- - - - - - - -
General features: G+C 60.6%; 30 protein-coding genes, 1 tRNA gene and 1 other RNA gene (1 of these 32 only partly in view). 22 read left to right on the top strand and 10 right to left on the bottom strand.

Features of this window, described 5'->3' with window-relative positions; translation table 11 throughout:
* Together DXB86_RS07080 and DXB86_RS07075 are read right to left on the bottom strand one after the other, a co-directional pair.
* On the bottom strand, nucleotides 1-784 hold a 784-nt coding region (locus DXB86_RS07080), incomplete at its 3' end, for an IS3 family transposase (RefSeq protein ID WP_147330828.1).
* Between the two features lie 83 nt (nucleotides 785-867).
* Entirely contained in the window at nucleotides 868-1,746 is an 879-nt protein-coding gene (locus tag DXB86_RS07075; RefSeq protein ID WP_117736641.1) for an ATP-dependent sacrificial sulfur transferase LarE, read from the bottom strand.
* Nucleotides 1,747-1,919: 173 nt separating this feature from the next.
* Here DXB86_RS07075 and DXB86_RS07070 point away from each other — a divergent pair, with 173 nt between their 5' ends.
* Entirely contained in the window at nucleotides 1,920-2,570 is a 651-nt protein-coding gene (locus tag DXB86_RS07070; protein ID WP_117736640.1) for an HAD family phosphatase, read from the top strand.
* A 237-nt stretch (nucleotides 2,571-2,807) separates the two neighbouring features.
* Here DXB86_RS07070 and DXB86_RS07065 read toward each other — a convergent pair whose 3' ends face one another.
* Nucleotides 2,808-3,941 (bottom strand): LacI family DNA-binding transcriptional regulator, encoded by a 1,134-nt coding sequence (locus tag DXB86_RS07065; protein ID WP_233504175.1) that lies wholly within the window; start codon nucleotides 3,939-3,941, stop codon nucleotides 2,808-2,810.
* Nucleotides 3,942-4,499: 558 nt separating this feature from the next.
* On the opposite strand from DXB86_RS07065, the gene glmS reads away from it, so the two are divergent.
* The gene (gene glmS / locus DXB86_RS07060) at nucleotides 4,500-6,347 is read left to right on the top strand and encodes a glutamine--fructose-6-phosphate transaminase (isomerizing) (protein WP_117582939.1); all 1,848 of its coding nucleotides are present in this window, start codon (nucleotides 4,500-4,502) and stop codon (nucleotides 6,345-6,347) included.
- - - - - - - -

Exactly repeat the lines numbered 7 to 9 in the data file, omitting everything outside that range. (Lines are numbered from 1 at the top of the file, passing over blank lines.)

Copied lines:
* Nucleotides 1,747-1,919: 173 nt separating this feature from the next.
* Here DXB86_RS07075 and DXB86_RS07070 point away from each other — a divergent pair, with 173 nt between their 5' ends.
* Entirely contained in the window at nucleotides 1,920-2,570 is a 651-nt protein-coding gene (locus tag DXB86_RS07070; protein ID WP_117736640.1) for an HAD family phosphatase, read from the top strand.